The legendary investor Warren Buffett once again surprised the global investing community with his trades recently. Buffett-led Berkshire Hathaway (NYSE:BRK.A)(NYSE:BRKB) was pretty active during the second quarter of 2020, which saw one of the best recoveries after an epic crash in March.
Warren Buffett in Q2
Institutional investors disclose their stock holdings through 13F filings after 45 days of the quarter-end. Berkshire Hathaway’s 13F filing is unquestionably one of the biggest events across the streets, and this time, it was even more special.
It seemed quite contradictory to Buffett’s investing philosophy when he stayed away during the huge market sell-off in Q1 2020. But he made a handful of bets in the subsequent quarter.
The company has seen a solid earnings boost in the last few quarters on the back of rallying gold prices. It has also been working on trimming the debt and making its balance sheet healthier.
However, from the valuation perspective, Barrick Gold stock was not that cheap in Q2 to fit Buffett’s investing criteria. Based on today’s price, Berkshire’s stake in Barrick is valued at around $750 million.
Gold to glitter more
Interestingly, bullion does not entice Buffett, at least according to his earlier statements. But as we all know, this crisis is different. With central banks across the globe printing more and more money, and interest rates stuck close to zero, Buffett’s actions suggest that the yellow metal has a long way to go.
Notably, higher realized gold prices could significantly boost Barrick’s earnings at least in the next few quarters.
Berkshire Hathaway boosted its stake in Suncor Energy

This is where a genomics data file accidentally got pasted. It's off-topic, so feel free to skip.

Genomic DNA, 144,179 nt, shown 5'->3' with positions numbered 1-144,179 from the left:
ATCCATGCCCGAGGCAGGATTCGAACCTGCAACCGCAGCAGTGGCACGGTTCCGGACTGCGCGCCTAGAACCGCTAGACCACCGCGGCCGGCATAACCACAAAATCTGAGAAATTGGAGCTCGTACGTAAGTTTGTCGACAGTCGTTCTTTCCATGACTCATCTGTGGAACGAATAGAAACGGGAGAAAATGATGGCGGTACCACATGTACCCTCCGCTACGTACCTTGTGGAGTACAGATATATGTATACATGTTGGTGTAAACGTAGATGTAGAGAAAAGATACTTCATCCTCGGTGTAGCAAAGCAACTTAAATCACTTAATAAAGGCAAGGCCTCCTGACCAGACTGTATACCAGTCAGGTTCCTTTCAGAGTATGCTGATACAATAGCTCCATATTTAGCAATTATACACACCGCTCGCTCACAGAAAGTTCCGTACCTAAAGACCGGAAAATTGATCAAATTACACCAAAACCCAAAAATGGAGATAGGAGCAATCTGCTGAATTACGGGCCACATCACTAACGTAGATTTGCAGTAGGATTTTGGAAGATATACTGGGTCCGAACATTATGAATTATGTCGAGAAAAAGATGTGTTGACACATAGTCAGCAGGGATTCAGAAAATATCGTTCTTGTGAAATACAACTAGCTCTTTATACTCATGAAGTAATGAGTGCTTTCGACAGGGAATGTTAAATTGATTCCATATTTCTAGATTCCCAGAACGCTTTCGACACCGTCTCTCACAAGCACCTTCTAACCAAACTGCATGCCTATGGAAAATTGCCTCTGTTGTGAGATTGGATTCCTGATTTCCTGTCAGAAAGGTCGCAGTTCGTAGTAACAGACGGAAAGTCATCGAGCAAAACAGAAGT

Among some other bets, Berkshire Hathaway increased its stake in Canadian energy giant Suncor Energy (TSX:SU)(NSYE:SU) in the second quarter. At the end of the quarter, Buffett’s investing conglomerate held approximately $430 million worth of Suncor Energy stock.
Notably, Suncor has been one of the laggards among Canadian bigwigs and has lost around 50% of the value in 2020. In the first half of this year, it reported a more than $4 billion loss, driven by the lower oil prices.
It’s not just Suncor; the entire energy sector worldwide is reeling under pressure amid the pandemic. However, Suncor seems relatively better placed against peers because of its large downstream operations.
Buffett sold stakes in four major airlines earlier this year. In Q2, he also trimmed positions in financial institutions like JPMorgan and Well Fargo, indicating his unceasing bearishness on the overall economy.
The Oracle of Omaha has been on a lookout for an “elephant-sized transaction” for the last few years. His company Berkshire Hathaway is sitting on a cash pile of approximately US$140 billion, and still, he is playing it safe.
Only time will tell if his moves make him a money loser or a gainer of 2020. But one thing is certain: with that cash hoard, he will have the last laugh if the market crashes again.
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This article represents the opinion of the writer, who may disagree with the “official” recommendation position of a Motley Fool premium service or advisor. We’re Motley! Questioning an investing thesis — even one of our own — helps us all think critically about investing and make decisions that help us become smarter, happier, and richer, so we sometimes publish articles that may not be in line with recommendations, rankings or other content.
Fool contributor Vineet Kulkarni has no position in any of the stocks mentioned. The Motley Fool owns shares of and recommends Berkshire Hathaway (B shares) and recommends the following options: short September 2020 $200 calls on Berkshire Hathaway (B shares), long January 2021 $200 calls on Berkshire Hathaway (B shares), and short January 2021 $200 puts on Berkshire Hathaway (B shares).